NIH Research Festival
FARE Award Winner
Introduction: Acute kidney injury (AKI) increases the mortality of sepsis. As kidney function worsens, glomerular filtration rate (GFR) falls and serum creatinine increases. The slow kinetics of creatinine prevent early clinical detection of renal injury. We measured GFR continuously using a novel transcutaneous fluorometer and a fluorescent GFR marker. Tubuloglomerular feedback (TgF) is hypothesized to reduce GFR to prevent renal salt wasting during sepsis (“acute renal success”). Because adenosine 1a receptor (A1aR) knockout mice lack TgF, we tested whether TgF contributes to sepsis-AKI. Methods: Sepsis was induced in A1aR knockout mice and littermate controls by cecal ligation and puncture. FITC-sinistrin was injected intravenously, and GFR measured via elimination kinetics using a miniaturized fluorimeter attached to the mouse back. Results: The baseline GFR was similar in A1aR WT and KO mice. During the first hour following sepsis induction the GFR was stable in WT mice. GFR slowly declined over hour two, and then fell rapidly by 5-fold, and remained low for 5 hours. Clinical symptoms of sepsis appear at 6 hours. In contrast, the GFR was lower in KO than in WT mice in the first hour following sepsis (p=0.0226), then fell gradually to 27% of normal, with a smaller decrease after 2 hours compared to WT (p=0.0286). Conclusions: Transcutaneous fluorescence reveals novel pathophysiology during early AKI. TgF modestly supports, not suppresses, GFR in the first hour following sepsis, and only later acts to suppress GFR.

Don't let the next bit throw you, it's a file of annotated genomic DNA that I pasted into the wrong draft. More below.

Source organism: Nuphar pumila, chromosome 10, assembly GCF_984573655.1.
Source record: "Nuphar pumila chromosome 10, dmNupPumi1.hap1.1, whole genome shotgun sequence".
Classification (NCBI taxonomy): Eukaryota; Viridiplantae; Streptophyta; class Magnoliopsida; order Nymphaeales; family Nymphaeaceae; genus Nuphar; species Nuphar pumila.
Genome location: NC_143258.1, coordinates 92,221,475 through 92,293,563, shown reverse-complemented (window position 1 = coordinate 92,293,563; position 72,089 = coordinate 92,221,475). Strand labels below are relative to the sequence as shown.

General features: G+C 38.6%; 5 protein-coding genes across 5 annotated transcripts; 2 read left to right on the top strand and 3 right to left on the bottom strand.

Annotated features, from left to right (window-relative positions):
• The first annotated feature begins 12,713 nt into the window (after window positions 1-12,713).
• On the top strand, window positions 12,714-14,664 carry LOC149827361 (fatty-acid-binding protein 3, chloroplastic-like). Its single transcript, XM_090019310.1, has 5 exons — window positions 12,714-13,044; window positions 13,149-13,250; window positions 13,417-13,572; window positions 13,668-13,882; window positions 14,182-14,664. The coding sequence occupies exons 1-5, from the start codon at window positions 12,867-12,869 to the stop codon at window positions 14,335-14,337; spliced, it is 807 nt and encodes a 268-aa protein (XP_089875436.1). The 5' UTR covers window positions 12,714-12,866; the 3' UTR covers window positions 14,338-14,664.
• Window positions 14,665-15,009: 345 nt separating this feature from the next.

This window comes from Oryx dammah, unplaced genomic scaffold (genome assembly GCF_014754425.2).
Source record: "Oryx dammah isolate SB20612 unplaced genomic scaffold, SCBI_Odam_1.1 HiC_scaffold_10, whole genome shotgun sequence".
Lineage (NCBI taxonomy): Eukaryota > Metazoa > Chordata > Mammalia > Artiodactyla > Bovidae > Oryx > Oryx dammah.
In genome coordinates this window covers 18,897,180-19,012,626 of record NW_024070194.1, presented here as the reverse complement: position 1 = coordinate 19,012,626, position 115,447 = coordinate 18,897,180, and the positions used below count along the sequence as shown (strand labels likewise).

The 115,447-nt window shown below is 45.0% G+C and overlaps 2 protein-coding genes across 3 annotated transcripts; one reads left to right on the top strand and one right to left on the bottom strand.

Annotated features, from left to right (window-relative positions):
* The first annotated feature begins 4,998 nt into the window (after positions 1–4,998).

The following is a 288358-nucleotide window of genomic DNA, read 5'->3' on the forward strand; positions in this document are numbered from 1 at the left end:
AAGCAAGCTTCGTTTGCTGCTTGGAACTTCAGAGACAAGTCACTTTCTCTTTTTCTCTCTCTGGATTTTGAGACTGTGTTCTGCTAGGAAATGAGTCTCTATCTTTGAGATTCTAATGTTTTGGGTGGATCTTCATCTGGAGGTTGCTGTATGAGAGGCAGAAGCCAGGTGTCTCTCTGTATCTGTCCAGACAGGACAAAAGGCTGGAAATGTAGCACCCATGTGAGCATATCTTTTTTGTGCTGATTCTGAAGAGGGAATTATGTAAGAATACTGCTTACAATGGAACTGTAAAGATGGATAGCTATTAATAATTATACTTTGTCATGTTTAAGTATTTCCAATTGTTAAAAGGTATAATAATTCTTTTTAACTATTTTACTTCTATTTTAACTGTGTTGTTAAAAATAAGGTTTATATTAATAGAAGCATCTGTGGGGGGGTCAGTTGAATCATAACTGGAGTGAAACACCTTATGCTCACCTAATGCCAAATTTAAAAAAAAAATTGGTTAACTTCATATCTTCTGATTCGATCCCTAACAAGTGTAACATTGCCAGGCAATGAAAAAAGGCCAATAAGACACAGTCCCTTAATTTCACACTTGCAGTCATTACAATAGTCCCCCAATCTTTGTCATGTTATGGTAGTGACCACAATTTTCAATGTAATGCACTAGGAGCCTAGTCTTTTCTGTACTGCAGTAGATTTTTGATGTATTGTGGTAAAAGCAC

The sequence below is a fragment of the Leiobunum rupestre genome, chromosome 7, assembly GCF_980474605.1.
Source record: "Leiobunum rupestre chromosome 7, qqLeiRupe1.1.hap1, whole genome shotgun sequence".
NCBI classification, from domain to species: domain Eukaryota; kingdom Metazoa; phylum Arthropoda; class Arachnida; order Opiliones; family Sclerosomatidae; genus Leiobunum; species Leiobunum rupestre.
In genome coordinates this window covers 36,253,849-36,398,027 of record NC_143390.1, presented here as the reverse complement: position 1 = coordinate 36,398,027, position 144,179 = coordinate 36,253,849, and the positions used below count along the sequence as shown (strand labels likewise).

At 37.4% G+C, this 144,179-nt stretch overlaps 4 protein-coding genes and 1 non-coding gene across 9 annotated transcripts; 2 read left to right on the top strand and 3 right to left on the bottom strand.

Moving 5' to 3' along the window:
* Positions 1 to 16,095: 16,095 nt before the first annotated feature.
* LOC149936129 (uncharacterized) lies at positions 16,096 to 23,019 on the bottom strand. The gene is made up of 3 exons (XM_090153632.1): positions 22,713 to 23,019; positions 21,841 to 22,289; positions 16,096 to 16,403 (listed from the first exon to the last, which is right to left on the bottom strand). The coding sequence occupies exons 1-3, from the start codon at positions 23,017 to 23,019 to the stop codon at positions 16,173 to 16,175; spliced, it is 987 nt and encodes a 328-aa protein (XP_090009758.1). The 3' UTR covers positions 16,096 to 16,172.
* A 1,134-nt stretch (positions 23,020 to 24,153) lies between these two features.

Scientific Focus Area: Cell Biology
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